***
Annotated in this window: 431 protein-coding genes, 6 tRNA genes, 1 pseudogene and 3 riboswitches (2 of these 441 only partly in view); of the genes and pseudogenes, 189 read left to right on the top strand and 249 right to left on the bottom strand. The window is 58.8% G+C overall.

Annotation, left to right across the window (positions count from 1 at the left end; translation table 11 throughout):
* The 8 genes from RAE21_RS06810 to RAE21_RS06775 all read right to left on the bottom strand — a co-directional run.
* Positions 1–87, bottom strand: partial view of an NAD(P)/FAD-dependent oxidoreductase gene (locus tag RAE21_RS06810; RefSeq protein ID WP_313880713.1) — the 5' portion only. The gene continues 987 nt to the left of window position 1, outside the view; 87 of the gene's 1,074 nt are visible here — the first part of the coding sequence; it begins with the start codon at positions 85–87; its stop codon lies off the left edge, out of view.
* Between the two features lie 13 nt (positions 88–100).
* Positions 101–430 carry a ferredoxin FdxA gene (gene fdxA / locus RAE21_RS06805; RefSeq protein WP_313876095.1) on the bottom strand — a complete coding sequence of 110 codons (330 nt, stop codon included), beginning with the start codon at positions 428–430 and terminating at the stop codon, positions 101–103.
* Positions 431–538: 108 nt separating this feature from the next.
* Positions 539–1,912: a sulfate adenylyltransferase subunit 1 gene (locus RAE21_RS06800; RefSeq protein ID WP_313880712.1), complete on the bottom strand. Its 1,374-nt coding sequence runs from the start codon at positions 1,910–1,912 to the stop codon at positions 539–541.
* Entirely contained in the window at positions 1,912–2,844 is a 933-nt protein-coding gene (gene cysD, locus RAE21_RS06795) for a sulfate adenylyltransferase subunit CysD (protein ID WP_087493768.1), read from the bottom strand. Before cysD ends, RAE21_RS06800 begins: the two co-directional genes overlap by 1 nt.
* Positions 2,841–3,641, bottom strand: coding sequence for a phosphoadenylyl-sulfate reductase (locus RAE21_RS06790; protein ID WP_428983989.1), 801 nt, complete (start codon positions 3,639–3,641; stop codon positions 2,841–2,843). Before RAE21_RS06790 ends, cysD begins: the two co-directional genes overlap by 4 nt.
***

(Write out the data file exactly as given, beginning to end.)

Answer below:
Annotated in this window: 431 protein-coding genes, 6 tRNA genes, 1 pseudogene and 3 riboswitches (2 of these 441 only partly in view); of the genes and pseudogenes, 189 read left to right on the top strand and 249 right to left on the bottom strand. The window is 58.8% G+C overall.

Annotation, left to right across the window (positions count from 1 at the left end; translation table 11 throughout):
* The 8 genes from RAE21_RS06810 to RAE21_RS06775 all read right to left on the bottom strand — a co-directional run.
* Positions 1–87, bottom strand: partial view of an NAD(P)/FAD-dependent oxidoreductase gene (locus tag RAE21_RS06810; RefSeq protein ID WP_313880713.1) — the 5' portion only. The gene continues 987 nt to the left of window position 1, outside the view; 87 of the gene's 1,074 nt are visible here — the first part of the coding sequence; it begins with the start codon at positions 85–87; its stop codon lies off the left edge, out of view.
* Between the two features lie 13 nt (positions 88–100).
* Positions 101–430 carry a ferredoxin FdxA gene (gene fdxA / locus RAE21_RS06805; RefSeq protein WP_313876095.1) on the bottom strand — a complete coding sequence of 110 codons (330 nt, stop codon included), beginning with the start codon at positions 428–430 and terminating at the stop codon, positions 101–103.
* Positions 431–538: 108 nt separating this feature from the next.
* Positions 539–1,912: a sulfate adenylyltransferase subunit 1 gene (locus RAE21_RS06800; RefSeq protein ID WP_313880712.1), complete on the bottom strand. Its 1,374-nt coding sequence runs from the start codon at positions 1,910–1,912 to the stop codon at positions 539–541.
* Entirely contained in the window at positions 1,912–2,844 is a 933-nt protein-coding gene (gene cysD, locus RAE21_RS06795) for a sulfate adenylyltransferase subunit CysD (protein ID WP_087493768.1), read from the bottom strand. Before cysD ends, RAE21_RS06800 begins: the two co-directional genes overlap by 1 nt.
* Positions 2,841–3,641, bottom strand: coding sequence for a phosphoadenylyl-sulfate reductase (locus RAE21_RS06790; protein ID WP_428983989.1), 801 nt, complete (start codon positions 3,639–3,641; stop codon positions 2,841–2,843). Before RAE21_RS06790 ends, cysD begins: the two co-directional genes overlap by 4 nt.